Along with engaging schools, connecting with families is key to Healthier Generation’s mission of advancing children’s health. Over the last year, we have supported millions of families across the country with resources to promote healthy home environments.
Our Kohl’s Healthy at Home campaign delivers fun activities and free, bilingual resources to strengthen social-emotional health, physical activity, and healthy eating habits. The overwhelmingly positive response from parents and educators underscores the value and impact of this work: 97% of those surveyed found Kohl’s Healthy at Home resources useful in supporting and promoting healthy habits.
While working with caregivers and educators, we also took time to celebrate a few wins. This year, we recognized nearly 100 schools with the inaugural Kohl’s Healthy at Home Family Engagement Distinction, in honor of their commitment to family health and well-being. Schools like Palmer Elementary in Chicago demonstrated dedication, courage, and innovation that continues to inspire their peers across the country.
In addition, as communities and families navigated the health impacts of COVID-19, Healthier Generation and Kohl’s celebrated health champions who work to create a more just, equitable, inclusive, and healthy future for children and families.
To date, we have reached over 4 million families across the United States through Kohl’s Healthy at Home. This year marked an important extension of this collaboration, with Kohl's committing $5 million over three years to intensify support of BIPOC populations and Spanish-language resources.
Since the start of the COVID-19 pandemic, many students have missed out on routine and recommended childhood vaccinations. Experts estimate that 20% of school-age children in the U.S. are now behind on shots to protect them from diseases like measles and chicken pox, according to the Learning First Alliance. The Kaiser Family Foundation reports that Black and Latino parents are more likely to encounter barriers to accessing vaccines like the COVID-19 shot than White parents.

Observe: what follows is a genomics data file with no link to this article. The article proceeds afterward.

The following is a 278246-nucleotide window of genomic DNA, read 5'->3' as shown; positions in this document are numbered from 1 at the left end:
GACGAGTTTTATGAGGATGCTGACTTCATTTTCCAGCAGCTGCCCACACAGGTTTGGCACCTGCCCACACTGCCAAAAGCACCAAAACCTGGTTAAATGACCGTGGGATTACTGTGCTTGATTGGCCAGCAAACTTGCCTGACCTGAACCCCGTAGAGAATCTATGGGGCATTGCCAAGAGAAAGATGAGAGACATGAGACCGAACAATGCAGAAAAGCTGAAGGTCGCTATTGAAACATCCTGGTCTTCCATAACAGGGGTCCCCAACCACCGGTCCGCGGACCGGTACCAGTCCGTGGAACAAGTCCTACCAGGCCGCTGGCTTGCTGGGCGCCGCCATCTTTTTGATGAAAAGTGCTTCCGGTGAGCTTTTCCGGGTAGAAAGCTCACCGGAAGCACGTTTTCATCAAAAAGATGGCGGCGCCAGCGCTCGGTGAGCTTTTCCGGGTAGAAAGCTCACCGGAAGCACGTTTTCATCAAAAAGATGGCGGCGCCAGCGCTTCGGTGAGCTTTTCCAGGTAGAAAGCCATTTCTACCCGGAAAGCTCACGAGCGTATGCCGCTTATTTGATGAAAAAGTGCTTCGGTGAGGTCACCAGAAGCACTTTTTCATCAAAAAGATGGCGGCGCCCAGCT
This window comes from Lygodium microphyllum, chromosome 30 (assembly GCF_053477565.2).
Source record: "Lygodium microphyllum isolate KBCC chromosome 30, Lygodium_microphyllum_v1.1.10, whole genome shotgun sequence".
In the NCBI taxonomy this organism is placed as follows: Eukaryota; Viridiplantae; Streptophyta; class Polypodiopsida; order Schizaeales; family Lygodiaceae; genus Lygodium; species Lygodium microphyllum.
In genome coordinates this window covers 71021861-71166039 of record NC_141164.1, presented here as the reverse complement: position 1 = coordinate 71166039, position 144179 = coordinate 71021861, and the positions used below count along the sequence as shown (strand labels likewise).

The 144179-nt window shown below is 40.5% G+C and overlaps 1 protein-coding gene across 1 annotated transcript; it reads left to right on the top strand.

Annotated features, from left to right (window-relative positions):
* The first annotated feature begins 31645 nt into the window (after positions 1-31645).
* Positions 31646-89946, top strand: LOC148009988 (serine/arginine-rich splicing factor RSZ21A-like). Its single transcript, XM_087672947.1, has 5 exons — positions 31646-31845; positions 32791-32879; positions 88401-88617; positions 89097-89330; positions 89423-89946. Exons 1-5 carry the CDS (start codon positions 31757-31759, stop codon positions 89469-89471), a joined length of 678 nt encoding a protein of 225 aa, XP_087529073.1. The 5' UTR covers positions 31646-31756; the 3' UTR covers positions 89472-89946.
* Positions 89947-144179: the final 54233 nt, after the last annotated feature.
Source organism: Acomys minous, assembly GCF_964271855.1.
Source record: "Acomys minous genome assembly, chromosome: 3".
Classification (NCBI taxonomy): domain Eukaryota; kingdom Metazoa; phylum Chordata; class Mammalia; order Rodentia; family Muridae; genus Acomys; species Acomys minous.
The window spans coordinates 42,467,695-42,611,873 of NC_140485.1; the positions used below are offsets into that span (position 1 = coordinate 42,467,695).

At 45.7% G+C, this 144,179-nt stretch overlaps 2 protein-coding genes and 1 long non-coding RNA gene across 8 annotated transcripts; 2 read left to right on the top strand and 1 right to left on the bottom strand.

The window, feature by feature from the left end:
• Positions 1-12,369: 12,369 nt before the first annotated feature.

In response to this crisis and with support from Merck, Healthier Generation launched an equity-centered hub of vaccine-related resources in August. These evidence-based fact sheets, videos, and exercises, many available in both English and Spanish, support schools in addressing systemic inequities by improving vaccine access, information, and confidence among families and caregivers.
Materials in the hub include a checklist of CDC-recommended vaccines, guidance on finding and updating vaccine records, and calming exercises to help children prepare for appointments. The hub also features a recording of a panel discussion on Promoting Vaccinations and Fighting Misinformation with Donna Crawford, a director of Healthier Generation’s Healthy Schools and Communities Program, as well as Chelsea Clinton, Senator Amy Klobuchar, and Dr. Céline Gounder.
Nearly 8,000 kids start vaping every day, according to the American Lung Association. When families are equipped with the knowledge and tools to create tobacco-free home environments, they play a significant role in supporting children’s health and academic success. At a time of heightened stress, anxiety, and grief in our communities, Healthier Generation was proud to provide resources and support for caregivers to prevent youth tobacco use.
Amplifying the power of youth voice, Healthier Generation co-presented alongside student advocates in a two-part virtual town hall — Envisioning A Healthy Equitable Future and Vaping, Tobacco, & Health Equity. Students from across the country — from Massachusetts to California — shared their stories, inspiring hope for the future.